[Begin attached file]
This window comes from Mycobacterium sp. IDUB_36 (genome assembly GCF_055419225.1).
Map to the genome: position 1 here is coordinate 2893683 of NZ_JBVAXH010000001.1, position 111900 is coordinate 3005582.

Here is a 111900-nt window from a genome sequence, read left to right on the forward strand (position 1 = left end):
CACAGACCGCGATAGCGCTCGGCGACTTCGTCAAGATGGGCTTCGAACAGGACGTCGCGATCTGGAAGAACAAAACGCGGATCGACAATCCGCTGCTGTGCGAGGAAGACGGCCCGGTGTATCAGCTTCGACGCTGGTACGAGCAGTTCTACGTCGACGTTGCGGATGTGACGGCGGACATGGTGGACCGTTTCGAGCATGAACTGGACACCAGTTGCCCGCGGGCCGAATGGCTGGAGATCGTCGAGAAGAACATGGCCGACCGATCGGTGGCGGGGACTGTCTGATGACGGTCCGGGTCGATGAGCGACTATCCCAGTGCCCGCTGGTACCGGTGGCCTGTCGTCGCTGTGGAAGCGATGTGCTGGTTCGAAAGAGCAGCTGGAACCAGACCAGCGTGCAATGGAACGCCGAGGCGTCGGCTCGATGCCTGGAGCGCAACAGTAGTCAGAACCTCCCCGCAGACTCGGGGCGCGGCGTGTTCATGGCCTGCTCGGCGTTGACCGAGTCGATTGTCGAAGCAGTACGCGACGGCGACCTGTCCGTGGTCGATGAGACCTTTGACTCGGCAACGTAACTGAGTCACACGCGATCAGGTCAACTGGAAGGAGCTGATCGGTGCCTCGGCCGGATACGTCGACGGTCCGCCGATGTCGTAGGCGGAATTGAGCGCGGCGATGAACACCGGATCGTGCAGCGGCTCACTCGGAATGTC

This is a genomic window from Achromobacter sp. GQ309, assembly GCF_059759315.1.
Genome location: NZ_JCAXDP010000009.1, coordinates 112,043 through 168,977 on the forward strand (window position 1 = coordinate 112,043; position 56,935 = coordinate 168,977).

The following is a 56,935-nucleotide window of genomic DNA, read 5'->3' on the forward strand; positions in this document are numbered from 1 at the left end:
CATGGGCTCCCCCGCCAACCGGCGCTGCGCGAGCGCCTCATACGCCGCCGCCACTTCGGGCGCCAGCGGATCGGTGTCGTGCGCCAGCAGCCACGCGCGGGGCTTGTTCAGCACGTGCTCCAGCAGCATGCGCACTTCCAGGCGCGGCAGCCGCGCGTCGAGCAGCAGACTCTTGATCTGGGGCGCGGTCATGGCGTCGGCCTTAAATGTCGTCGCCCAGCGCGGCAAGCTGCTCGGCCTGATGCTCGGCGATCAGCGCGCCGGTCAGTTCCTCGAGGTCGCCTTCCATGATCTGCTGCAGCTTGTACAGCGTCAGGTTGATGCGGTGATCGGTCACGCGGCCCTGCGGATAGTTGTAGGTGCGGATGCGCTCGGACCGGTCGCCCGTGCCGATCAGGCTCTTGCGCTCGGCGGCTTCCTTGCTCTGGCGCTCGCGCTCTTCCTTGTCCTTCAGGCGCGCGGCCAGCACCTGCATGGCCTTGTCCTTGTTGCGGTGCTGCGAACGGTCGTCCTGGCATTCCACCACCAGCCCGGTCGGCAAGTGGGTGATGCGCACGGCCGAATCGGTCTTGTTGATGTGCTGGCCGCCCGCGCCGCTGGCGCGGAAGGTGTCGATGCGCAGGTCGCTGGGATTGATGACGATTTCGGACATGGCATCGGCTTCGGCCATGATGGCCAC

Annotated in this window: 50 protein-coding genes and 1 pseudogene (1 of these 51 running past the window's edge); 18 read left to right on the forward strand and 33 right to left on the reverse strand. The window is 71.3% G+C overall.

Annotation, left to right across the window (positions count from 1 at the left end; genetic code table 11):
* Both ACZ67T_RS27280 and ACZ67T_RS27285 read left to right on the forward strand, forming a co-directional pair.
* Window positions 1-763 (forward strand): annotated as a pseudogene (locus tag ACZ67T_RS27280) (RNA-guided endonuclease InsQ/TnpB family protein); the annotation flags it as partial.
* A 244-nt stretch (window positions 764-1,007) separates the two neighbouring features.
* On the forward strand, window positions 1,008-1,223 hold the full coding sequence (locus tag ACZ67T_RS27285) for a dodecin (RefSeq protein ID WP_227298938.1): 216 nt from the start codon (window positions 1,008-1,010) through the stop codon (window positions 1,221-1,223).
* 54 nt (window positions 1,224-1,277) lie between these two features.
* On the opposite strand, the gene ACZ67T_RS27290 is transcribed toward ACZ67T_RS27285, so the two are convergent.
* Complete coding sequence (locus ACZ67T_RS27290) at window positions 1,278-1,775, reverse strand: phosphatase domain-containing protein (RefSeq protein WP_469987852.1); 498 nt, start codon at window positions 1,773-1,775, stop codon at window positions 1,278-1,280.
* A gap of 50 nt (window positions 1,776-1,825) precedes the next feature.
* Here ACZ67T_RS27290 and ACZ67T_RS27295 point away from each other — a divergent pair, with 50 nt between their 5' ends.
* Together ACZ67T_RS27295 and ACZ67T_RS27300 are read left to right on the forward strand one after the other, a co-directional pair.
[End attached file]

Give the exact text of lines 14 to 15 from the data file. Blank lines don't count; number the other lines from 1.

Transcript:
* On the forward strand, window positions 1,008-1,223 hold the full coding sequence (locus tag ACZ67T_RS27285) for a dodecin (RefSeq protein ID WP_227298938.1): 216 nt from the start codon (window positions 1,008-1,010) through the stop codon (window positions 1,221-1,223).
* 54 nt (window positions 1,224-1,277) lie between these two features.